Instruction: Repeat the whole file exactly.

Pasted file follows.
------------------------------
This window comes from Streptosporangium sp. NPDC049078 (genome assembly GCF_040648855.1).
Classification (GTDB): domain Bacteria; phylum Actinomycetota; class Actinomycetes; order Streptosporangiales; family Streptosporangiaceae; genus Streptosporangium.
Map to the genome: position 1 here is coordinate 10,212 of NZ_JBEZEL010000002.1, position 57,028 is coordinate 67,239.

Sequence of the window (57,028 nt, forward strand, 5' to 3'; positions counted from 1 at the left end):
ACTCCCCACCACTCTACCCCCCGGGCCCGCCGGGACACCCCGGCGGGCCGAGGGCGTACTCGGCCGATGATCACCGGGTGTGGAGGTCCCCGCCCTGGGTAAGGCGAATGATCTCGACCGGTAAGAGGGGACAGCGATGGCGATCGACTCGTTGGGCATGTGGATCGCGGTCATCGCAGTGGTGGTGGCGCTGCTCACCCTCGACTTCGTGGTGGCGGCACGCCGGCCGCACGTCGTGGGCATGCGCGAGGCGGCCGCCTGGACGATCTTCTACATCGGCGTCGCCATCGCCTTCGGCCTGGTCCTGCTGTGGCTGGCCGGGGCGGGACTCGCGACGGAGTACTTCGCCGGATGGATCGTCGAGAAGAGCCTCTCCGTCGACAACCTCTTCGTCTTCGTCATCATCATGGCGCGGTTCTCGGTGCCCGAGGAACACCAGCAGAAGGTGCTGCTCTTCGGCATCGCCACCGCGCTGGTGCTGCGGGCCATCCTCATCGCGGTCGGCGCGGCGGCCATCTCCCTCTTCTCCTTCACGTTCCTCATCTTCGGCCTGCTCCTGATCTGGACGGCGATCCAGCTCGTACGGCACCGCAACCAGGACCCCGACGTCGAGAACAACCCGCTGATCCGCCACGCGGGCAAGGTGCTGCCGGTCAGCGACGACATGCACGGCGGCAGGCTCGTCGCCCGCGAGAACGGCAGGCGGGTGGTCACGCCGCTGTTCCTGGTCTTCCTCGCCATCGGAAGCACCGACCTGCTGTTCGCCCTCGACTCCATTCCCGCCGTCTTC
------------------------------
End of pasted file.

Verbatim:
This window comes from Streptosporangium sp. NPDC049078 (genome assembly GCF_040648855.1).
Classification (GTDB): domain Bacteria; phylum Actinomycetota; class Actinomycetes; order Streptosporangiales; family Streptosporangiaceae; genus Streptosporangium.
Map to the genome: position 1 here is coordinate 10,212 of NZ_JBEZEL010000002.1, position 57,028 is coordinate 67,239.

Sequence of the window (57,028 nt, forward strand, 5' to 3'; positions counted from 1 at the left end):
ACTCCCCACCACTCTACCCCCCGGGCCCGCCGGGACACCCCGGCGGGCCGAGGGCGTACTCGGCCGATGATCACCGGGTGTGGAGGTCCCCGCCCTGGGTAAGGCGAATGATCTCGACCGGTAAGAGGGGACAGCGATGGCGATCGACTCGTTGGGCATGTGGATCGCGGTCATCGCAGTGGTGGTGGCGCTGCTCACCCTCGACTTCGTGGTGGCGGCACGCCGGCCGCACGTCGTGGGCATGCGCGAGGCGGCCGCCTGGACGATCTTCTACATCGGCGTCGCCATCGCCTTCGGCCTGGTCCTGCTGTGGCTGGCCGGGGCGGGACTCGCGACGGAGTACTTCGCCGGATGGATCGTCGAGAAGAGCCTCTCCGTCGACAACCTCTTCGTCTTCGTCATCATCATGGCGCGGTTCTCGGTGCCCGAGGAACACCAGCAGAAGGTGCTGCTCTTCGGCATCGCCACCGCGCTGGTGCTGCGGGCCATCCTCATCGCGGTCGGCGCGGCGGCCATCTCCCTCTTCTCCTTCACGTTCCTCATCTTCGGCCTGCTCCTGATCTGGACGGCGATCCAGCTCGTACGGCACCGCAACCAGGACCCCGACGTCGAGAACAACCCGCTGATCCGCCACGCGGGCAAGGTGCTGCCGGTCAGCGACGACATGCACGGCGGCAGGCTCGTCGCCCGCGAGAACGGCAGGCGGGTGGTCACGCCGCTGTTCCTGGTCTTCCTCGCCATCGGAAGCACCGACCTGCTGTTCGCCCTCGACTCCATTCCCGCCGTCTTC